Myron Ebell

The federal government’s third National Climate Assessment was released yesterday with one message that was repeated throughout the media.  That message is: Climate change is already disrupting the economy, people’s lives, and ecosystems across the country.  IT’S REAL!  IT’S HERE!  IT’S NOW!  AND IT’S BAD!

Here are the first few paragraphs of a story from the Washington Post.

The government’s newest national assessment of climate change declares that increased global warming is affecting every part of the United States.

The report released Tuesday cites wide and severe impacts: more sea-level rise, flooding, storm surges, precipitation and heat waves in the Northeast; frequent water shortages and hurricanes in the Southeast and the Caribbean; and more drought and wildfires in the Southwest.

“For a long time, we have perceived climate change as an issue that’s distant, affecting just polar bears or something that matters to our kids,” said Katharine Hayhoe, a Texas Tech University professor and a co-author of the report. “This shows it’s not just in the future; it matters today. Many people are feeling the effects.”

The federal climate assessment — the third since 2000 — brought together hundreds of experts in academia and government to guide U.S. policy based on the best available climate science.

A quick internet search produced several hundred similar stories.

There are two obvious problems with the National Climate Assessment.  The first is the fact that the global mean temperature has not increased in the past seventeen years.  This means that the Assessment is claiming that the effects (disruption) are preceding the cause (warming).  I guess the disruption will really be bad if temperatures do actually start to go up.

Global Mean Surface Temperatures 1997-2014

Global Mean Surface Temperatures 1997-2014

The second problem with the Assessment is that it does not recognize that all climate disruptions are not created equal.  Does the Obama Administration really think that Americans have already forgotten the past five months of winter?  The fact is that cold, snowy weather is much more disruptive to people’s lives and the economy than hot weather.

As a reminder, here are a few highlights from the winter just past: [click to continue…]

Post image for Senators Sessions and Inhofe Come Out Swinging against EPA

Senator Jeff Sessions (R-Ala.) announced at an Environment and Public Works Committee hearing this week on the nomination of Janet McCabe to be assistant administrator of the Environmental Protection Agency for air and radiation that he couldn’t vote to confirm McCabe if she insists on denying the conclusion of the UN Intergovernmental Panel on Climate Change that there is no historic trend in the incidence and severity of tropical cyclones (hurricanes and typhoons).  Here’s the video clip.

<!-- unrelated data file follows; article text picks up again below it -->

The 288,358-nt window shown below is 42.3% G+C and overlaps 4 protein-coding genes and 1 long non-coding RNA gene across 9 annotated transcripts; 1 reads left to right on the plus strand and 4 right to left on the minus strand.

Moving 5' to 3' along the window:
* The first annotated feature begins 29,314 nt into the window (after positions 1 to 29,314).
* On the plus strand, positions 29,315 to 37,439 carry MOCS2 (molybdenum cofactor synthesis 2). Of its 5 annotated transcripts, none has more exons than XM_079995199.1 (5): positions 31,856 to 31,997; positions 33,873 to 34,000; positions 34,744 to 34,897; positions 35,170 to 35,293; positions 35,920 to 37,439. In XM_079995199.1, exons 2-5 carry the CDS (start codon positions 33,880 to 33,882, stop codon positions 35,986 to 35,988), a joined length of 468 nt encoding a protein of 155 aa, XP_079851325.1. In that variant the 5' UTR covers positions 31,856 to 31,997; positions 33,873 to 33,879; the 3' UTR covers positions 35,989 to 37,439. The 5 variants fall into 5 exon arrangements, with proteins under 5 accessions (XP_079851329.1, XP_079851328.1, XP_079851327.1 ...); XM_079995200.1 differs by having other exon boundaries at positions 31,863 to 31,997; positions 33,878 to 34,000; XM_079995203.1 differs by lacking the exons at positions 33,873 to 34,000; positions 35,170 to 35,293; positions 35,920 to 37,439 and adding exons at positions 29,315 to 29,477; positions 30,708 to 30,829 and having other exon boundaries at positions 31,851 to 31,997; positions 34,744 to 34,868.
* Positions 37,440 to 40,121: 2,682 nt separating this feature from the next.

Climate Progress, an especially deranged outpost of the ironically-named Center for American Progress’s Think Progress web site, immediately accused Sen. Sessions of opposing McCabe “because she accepts climate science.”

At the same hearing, Senator James M. Inhofe (R-Okla.), former chairman of the committee, announced that he will start offering resolutions of disapproval under the Congressional Review Act for every new EPA air regulation until the agency starts doing ongoing economic and employment assessments for all Clean Air Act regulations on an economy-wide basis.  Such assessments seem to be required by Section 321 (a) of the Clean Air Act, but the EPA has always (during previous Republican and Democratic administrations as well as the current administration) limited its analyses to the economic effects of only the facilities directly regulated.

[click to continue…]

Post image for Secretary Kerry Focuses on Climate Diplomacy While Russia Marches Into Crimea

U. S. Secretary of State John Kerry on 7th March 2014 issued his first official Policy Guidance to all Ambassadors and other heads of missions abroad.  It’s not about Russia’s aggressive takeover of the Crimea, a part of the sovereign state of Ukraine.  It’s not about China’s naval buildup.  It’s not about the implosion of Venezuela’s elected dictatorship.  It’s not about Iran’s ongoing program to build nuclear weapons.  It’s not about the continuing civil war in Syria.  It’s about what Secretary Kerry thinks is the major national security threat facing the United States—global warming!

Here is how Secretary Kerry introduces his Policy Guidance: